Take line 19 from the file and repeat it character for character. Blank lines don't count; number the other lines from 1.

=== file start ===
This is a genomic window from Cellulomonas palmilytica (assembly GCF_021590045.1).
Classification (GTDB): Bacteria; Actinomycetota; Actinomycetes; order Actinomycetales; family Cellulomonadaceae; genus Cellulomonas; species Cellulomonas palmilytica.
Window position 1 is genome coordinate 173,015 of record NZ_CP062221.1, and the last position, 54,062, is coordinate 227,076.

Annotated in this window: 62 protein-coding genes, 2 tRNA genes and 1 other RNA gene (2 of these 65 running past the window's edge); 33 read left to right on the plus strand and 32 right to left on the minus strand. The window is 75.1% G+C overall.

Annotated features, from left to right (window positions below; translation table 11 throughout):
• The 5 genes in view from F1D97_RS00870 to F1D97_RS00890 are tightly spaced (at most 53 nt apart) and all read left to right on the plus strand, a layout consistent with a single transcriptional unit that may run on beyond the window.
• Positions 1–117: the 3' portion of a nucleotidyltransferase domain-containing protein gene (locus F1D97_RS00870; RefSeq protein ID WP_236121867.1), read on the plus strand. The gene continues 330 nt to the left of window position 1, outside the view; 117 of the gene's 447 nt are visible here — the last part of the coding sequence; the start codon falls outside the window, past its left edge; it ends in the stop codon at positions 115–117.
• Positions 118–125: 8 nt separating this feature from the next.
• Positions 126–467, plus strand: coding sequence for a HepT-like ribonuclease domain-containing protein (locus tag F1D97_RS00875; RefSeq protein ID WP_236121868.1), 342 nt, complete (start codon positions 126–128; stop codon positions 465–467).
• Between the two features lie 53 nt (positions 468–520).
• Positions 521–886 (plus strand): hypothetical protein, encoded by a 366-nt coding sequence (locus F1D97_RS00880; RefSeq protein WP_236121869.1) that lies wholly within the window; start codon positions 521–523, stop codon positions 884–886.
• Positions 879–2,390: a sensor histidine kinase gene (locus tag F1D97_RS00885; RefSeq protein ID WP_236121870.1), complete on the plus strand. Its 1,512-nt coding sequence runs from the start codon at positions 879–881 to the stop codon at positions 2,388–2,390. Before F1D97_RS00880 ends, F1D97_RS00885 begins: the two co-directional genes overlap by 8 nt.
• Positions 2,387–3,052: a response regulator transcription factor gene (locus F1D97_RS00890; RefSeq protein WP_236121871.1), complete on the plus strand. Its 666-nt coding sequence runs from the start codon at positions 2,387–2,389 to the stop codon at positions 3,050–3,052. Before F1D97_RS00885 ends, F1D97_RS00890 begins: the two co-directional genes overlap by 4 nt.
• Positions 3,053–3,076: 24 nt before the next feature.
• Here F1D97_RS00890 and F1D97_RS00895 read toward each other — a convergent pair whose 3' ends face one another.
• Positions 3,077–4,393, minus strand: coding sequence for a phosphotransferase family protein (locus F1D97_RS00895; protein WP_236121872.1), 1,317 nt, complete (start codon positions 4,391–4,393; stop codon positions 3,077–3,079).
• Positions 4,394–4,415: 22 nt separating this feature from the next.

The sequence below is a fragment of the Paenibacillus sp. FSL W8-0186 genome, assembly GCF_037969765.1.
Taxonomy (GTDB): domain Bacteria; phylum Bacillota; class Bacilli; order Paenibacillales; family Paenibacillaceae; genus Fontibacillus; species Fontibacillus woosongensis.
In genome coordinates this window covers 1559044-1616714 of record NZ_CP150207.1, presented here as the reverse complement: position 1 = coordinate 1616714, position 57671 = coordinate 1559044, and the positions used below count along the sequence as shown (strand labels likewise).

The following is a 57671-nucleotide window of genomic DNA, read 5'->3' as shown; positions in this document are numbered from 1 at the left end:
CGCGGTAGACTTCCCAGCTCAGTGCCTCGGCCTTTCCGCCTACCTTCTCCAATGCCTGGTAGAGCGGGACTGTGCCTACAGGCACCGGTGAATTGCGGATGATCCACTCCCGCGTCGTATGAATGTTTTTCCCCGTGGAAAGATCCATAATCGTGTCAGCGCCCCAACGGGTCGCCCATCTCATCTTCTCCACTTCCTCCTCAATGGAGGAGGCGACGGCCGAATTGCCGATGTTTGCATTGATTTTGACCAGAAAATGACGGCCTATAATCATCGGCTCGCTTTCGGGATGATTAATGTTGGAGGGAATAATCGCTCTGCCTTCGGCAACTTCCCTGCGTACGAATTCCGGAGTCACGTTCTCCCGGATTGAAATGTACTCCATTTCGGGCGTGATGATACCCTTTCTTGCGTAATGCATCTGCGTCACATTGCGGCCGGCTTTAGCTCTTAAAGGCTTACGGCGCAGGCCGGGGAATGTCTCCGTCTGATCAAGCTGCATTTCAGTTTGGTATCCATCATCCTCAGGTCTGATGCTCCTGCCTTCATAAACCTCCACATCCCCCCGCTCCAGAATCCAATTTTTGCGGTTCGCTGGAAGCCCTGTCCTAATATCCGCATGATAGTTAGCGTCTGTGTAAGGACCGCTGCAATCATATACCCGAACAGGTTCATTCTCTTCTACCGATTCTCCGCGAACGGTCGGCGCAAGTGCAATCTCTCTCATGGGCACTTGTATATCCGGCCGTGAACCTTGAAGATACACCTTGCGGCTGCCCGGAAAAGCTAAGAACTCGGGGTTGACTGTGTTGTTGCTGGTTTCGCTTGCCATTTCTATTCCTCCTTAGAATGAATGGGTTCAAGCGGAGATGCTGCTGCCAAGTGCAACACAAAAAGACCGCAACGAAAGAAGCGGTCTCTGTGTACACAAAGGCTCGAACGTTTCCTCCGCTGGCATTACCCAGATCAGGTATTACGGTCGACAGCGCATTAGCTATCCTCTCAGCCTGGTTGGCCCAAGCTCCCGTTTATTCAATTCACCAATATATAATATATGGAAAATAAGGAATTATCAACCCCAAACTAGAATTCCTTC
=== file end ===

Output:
Taxonomy (GTDB): domain Bacteria; phylum Bacillota; class Bacilli; order Paenibacillales; family Paenibacillaceae; genus Fontibacillus; species Fontibacillus woosongensis.